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The Art of the Daily Stand-up

In the world of Agile development, the daily stand-up, or scrum call, is the heartbeat of the team. It’s a brief but vital meeting where team members synchronize their efforts and set the course for the day. However, not all scrum calls are created equal. Let’s explore the dos and don'ts of a successful scrum call through a tale of two teams.
Teamwork | Collaboration

The Good

Being an all-remote team, team Alpha gathers virtually at 9:00 AM using their video conferencing tool. The atmosphere is professional yet friendly, with team members eager to start the day. The Scrum Master, Priya, starts the meeting with a smile, setting a positive tone for the discussion.

Alex: "Yesterday, I completed the integration testing for Feature X. Today, I'll start work on User Story Y."

Mei (chiming in): "I noticed a potential issue with the UI design for Feature X. I can work with the design team to address it before it becomes a bottleneck."

Emily: "I've identified a bottleneck in the database queries. I'll collaborate with Mei to optimize them."

Mei: "I've finalized the acceptance criteria for Feature Z. Planning to review them with the team after the stand-up."

Raj: "I worked on a performance improvement ticket and right now need help with functional testing before I hotfix the changes into QA."

Alex (offering help): "I can test that for you."


The meeting wraps up in 13 minutes, well within the allotted time. The team disperses, armed with clear priorities and a shared understanding of the day's objectives.

The Bad

In a parallel universe, team Beta with same team compositions, on the other hand, struggles with their remote daily stand-up. The meeting is scheduled for 9:00 AM, but team members join late, causing delays. When they finally begin, the tone is rushed, and some team members seem disengaged.

Alex: "Yesterday, I completed the integration testing for Feature X. Today, I'll start work on User Story Y."

Priya (joining late): "Apologies for being late. What did I miss?"

Raj: "Nothing much, only Alex shared the updates.”

Priya: “Ohh OK. Who goes next?”

Raj: “I can go. I worked on a performance improvement ticket and right now need help with functional testing before I hotfix the changes into QA."

Priya: "OK. Thanks, Raj."

Emily: "Sorry for joining late, I've identified a bottleneck in the database queries." (And she continues with the details of the identified bottleneck before Mei can share her updates.)


The stand-up drags on for almost 30 minutes, as discussions go off track and into detailed technical debates. By the end, team members are unsure of their priorities, and the meeting feels more like a chore than a valuable sync-up.

Analysis: The good and bad daily stand ups

In the good example, Team Alpha demonstrates a well-organized and efficient remote scrum call. Here's why it works:

  • Prompt Start and Participation: The team starts on time, and everyone actively participates, providing concise updates. This ensures that everyone is on the same page and aware of each other's progress.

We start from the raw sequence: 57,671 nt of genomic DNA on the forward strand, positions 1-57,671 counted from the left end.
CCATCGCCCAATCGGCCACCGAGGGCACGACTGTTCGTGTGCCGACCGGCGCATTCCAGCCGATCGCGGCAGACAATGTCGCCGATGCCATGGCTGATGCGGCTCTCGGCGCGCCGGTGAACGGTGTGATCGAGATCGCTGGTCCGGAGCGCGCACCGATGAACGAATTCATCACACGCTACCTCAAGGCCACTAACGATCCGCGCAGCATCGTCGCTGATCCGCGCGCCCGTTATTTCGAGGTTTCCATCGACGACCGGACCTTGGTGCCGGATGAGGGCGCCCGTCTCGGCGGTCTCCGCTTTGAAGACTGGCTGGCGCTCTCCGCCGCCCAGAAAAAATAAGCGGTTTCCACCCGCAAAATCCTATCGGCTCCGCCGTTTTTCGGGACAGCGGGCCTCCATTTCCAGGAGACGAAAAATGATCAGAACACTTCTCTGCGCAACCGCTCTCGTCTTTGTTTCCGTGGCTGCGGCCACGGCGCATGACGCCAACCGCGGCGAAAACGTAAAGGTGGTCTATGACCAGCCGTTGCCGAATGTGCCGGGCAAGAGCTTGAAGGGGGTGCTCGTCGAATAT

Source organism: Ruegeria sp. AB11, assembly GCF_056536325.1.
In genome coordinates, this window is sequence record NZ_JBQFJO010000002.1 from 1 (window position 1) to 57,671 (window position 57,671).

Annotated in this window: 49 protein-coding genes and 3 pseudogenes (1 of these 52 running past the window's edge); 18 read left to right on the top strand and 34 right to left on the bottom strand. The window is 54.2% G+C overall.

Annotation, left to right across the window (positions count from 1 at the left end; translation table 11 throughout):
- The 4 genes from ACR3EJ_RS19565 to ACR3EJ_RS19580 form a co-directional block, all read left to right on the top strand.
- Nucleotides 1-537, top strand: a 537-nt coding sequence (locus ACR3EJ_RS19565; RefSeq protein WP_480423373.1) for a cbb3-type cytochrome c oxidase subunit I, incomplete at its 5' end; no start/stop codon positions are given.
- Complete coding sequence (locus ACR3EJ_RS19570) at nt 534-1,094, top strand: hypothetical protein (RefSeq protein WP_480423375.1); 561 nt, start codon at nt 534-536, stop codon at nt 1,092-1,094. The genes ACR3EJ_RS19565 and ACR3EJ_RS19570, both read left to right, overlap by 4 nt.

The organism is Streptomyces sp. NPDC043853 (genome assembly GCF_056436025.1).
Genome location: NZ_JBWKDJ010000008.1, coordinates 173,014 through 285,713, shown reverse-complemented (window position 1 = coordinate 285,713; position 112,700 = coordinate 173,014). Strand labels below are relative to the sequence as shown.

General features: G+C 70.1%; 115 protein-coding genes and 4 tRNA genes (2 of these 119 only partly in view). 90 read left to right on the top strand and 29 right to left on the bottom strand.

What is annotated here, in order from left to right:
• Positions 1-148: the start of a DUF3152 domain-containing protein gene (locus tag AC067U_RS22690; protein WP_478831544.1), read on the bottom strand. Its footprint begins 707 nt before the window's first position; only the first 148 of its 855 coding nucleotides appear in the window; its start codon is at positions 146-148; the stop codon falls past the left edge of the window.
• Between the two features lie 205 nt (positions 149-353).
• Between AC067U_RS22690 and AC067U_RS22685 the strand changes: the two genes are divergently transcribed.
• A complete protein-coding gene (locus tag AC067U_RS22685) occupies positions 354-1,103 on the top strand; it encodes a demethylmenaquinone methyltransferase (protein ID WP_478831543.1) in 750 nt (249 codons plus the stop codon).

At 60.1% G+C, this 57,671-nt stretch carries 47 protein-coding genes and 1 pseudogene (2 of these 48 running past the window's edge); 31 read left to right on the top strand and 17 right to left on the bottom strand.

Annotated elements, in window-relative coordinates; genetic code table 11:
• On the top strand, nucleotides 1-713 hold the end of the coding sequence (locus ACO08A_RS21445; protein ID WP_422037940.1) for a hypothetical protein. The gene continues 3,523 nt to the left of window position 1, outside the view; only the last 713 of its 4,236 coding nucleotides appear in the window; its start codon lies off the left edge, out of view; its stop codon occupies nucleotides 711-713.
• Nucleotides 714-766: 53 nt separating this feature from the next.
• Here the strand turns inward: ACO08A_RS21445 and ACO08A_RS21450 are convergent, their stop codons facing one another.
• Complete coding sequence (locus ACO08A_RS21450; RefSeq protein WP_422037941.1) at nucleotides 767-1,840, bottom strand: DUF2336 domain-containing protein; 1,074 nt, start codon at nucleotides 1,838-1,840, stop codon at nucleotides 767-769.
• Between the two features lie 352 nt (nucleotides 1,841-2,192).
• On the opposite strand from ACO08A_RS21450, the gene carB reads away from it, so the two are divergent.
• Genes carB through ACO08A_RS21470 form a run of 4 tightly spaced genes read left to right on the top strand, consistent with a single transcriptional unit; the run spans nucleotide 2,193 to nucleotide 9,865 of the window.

• Proactive Issue Resolution: Mei identifies a potential issue with the UI design and offers to address it. This proactive approach to problem-solving ensures that potential bottlenecks are addressed early, maintaining the team's progress.

  • Collaboration and Support: When Raj requests help with functional testing, Alex immediately offers to assist. This demonstrates a culture of collaboration and support within the team, helping to overcome obstacles and move tasks forward efficiently.

  • Efficient Meeting Duration: The meeting concludes within the allotted time of 13 minutes, indicating that updates were delivered succinctly and any necessary discussions were kept brief and focused.

In contrast, Team Beta's remote scrum call faces several challenges:

  • Late Joining and Disruption: Several team members join late, causing delays and disrupting the flow of the meeting. This can lead to confusion and a lack of alignment among team members.

  • Lack of Engagement: Some team members, including the Scrum Master, seem disengaged or unprepared. This can result in a lack of focus and a failure to address important updates or issues.

  • Respect for Updates: When Raj responds with, 'Nothing much, only Alex shared the updates', this dismissive remark shows a lack of respect for Alex's contributions and can create a negative atmosphere within the team.

  • Extended Duration and Off-Topic Discussions: The meeting drags on for almost 30 minutes, well beyond the intended duration. Discussions went off track and become overly detailed, indicating a lack of discipline in keeping the meeting focused on the most important updates and issues.

  • Priority Confusion: With late joiners and disjointed updates, team members may leave the meeting unsure of their priorities for the day, leading to potential delays and inefficiencies in their work.

Overall, the good example highlights the importance of a well-structured and disciplined approach to scrum calls, focusing on concise updates, proactive issue resolution, collaboration, and efficient meeting management.


In conclusion, a well-executed scrum call can set the tone for a productive day, fostering collaboration and alignment within the team. By adhering to the principles of respect, focus, engagement, and ownership, teams can elevate their daily stand-ups from mundane meetings to valuable rituals that drive success.

A team
Scrum call over a video conference

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2 Kommentare

Excellent read!

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Thank you!

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